Growing Up

I used to tell people that I grew up in New Jersey. Not anymore. Too controversial. No one objected to my claim that I spent my youth in New Jersey; it was the intimation that I had grown up that raised eyebrows.

I can’t remember when I realized that being born in New Jersey isn’t something that you tell strangers if you want the interaction to go well. After I learned this, however, I remember developing a bad cough whenever people put the question to me (“You wanna know where was I born? Oh I think it was (cough, sputter, sputter.”) Usually, no one has had the faintest idea what I said, yet they would all nod knowingly when I finished sputtering. I suspect they sensed that they really didn’t want to know the answer.

But, hey, you came to this page because you wanted to know what it was like growing up in New Jersey. This is one of those rare moments when I actually wish I was a little older than I am because then I would have probably have something really quaint and interesting to tell you about my childhood (I’ve always envied my dad’s story of delivering milk in Philadelphia as a boy. He would walk behind a horse-drawn wagon that would stop in front of customers’ houses so that he could take the milk up to the customer’s front door. The horse knew the route so well that no driver was needed-the horse just stopped when he was supposed to and resumed walking when he saw my dad returning to the wagon. Now THOSE were the good old days!). The problem with being born in the 50’s is that it came up short on the charm dimension–by then Americans had rudimentary versions of all the modern conveniences-refrigerators, running water, bubble gum-we had it all.

Ok, there were a few little glitches. Our first TV was devoted almost exclusively to airing a test pattern while the workers at the station learned how to broadcast across the river (from Philadelphia to New Jersey). The test pattern was always a black and white picture of a rather noble looking Native-American guy with a headdress that I always imagined would look really, really cool if it had been in color. I don’t think I every saw the color version; color TV wouldn’t be around for more than a decade and by then the native American guy had found another job.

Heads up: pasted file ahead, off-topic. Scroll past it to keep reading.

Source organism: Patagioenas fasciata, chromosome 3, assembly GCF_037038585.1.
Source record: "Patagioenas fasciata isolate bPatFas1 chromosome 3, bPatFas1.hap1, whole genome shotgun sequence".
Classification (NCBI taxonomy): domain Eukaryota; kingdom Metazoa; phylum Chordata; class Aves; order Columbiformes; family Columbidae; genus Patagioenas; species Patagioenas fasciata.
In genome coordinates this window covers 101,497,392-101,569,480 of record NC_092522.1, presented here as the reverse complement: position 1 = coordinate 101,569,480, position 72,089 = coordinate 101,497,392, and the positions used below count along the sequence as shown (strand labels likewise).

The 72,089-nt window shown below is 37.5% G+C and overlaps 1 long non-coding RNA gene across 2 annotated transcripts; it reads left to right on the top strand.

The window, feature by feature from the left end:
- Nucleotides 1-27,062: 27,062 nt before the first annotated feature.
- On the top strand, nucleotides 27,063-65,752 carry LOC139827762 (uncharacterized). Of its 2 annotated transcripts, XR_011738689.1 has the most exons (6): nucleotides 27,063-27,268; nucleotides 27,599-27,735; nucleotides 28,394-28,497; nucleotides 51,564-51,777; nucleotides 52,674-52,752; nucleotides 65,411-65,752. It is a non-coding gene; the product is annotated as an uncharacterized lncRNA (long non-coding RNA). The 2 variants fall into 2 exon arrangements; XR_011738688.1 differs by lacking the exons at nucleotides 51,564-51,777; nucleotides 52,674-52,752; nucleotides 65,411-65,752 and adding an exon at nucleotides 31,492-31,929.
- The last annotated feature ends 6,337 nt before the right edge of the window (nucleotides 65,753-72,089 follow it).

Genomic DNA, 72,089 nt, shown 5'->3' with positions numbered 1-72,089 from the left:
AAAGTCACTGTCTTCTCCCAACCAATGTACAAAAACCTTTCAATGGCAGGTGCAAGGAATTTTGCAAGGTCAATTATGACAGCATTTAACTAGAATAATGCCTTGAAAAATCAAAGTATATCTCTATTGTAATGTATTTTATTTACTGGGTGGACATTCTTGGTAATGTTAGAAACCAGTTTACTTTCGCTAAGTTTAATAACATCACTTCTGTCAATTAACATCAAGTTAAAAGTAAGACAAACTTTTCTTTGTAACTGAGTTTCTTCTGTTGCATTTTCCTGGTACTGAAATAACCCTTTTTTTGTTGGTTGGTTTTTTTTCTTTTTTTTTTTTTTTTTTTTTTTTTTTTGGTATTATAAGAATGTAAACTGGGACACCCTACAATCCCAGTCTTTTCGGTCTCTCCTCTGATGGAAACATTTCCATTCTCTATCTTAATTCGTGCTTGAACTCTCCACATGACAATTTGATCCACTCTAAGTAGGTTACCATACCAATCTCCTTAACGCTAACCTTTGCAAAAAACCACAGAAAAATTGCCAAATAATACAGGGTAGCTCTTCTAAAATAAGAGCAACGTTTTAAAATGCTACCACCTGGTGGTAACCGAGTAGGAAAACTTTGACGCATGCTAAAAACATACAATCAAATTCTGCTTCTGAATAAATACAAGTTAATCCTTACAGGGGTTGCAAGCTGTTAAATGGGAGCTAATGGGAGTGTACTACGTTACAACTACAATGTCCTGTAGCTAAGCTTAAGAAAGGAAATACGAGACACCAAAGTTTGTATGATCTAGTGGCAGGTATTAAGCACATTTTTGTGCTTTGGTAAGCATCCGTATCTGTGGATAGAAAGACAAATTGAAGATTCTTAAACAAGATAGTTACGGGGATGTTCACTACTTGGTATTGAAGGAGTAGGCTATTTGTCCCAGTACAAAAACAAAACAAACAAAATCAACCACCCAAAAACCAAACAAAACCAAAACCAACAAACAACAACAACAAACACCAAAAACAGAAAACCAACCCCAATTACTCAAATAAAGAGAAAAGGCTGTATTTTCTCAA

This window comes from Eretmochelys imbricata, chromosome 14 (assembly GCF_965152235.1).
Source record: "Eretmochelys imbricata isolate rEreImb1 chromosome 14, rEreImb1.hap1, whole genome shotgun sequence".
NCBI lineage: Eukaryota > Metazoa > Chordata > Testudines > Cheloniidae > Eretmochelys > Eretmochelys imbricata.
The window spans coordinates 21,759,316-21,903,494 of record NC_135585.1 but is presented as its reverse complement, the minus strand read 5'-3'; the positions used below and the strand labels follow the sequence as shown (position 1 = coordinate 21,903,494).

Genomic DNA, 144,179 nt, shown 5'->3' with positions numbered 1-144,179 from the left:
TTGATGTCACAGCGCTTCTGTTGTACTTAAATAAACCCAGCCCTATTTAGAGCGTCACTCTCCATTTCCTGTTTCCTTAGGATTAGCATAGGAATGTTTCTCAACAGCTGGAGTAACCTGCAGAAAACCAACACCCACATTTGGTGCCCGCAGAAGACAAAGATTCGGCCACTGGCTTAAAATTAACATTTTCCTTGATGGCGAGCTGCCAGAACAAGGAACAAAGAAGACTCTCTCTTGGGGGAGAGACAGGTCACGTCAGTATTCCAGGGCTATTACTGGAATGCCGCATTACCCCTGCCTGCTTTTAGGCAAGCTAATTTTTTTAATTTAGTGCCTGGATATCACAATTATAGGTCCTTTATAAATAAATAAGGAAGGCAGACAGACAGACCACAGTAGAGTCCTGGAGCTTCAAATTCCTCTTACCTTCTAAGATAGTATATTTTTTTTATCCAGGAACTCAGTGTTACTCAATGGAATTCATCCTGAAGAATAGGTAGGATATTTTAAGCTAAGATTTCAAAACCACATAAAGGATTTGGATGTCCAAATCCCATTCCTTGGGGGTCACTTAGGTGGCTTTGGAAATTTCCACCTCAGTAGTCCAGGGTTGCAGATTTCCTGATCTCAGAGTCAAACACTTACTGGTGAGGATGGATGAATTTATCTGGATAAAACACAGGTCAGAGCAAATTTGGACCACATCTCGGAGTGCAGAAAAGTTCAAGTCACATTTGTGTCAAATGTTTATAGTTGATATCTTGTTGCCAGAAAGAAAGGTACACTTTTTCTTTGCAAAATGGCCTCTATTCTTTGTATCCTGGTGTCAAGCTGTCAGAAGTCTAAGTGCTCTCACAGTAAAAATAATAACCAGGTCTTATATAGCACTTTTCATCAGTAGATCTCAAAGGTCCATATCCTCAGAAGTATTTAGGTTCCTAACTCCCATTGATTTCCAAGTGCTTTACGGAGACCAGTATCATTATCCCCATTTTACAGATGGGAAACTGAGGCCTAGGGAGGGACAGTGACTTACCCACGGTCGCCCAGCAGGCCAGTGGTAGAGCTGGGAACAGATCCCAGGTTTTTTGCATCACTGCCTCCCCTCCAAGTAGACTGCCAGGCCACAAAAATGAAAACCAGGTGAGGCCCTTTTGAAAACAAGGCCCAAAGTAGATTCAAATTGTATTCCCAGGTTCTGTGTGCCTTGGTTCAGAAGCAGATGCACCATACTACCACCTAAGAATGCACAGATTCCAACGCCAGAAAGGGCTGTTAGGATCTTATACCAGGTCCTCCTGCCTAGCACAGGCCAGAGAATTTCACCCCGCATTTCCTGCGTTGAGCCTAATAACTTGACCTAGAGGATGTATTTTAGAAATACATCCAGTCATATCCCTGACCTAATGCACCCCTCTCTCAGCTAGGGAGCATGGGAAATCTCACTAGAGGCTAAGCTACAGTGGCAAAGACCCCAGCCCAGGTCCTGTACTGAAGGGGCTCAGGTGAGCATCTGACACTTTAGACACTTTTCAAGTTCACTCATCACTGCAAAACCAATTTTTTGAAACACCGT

With color TV and video games being years off, I wound up hanging out a lot with Roy, the lunatic who lived next door. Roy was several years older than me and was forever developing new schemes that seemed specifically designed to diminish my life expectancy. His most innovative idea was trying to dig a tunnel under a nearby 4-lane highway (there was no apparent reason for this venture but Roy didn’t need one because he was the biggest and meanest kid in the neighborhood). It was summer so it was fairly easy to compel a team of little kids to go down in the tunnel and work multiple 2-hour shifts a day (I don’t recall ever seeing Roy with a shovel in his hands). Luckily for all considered, there was a sidewalk next to highway that collapsed before we could do any damage to the foundation of the highway itself. Miraculously, no one was hurt, but the stunt won a lot of notoriety for Roy. All the adults in town began demanding his immediate institutionalization, which made him an instant hero with the kids. I think that was my first introduction to the generation gap. By the time I went to Woodstock ten years later it had grown so big that–but wait, that’s a different story, so I’ll stop here.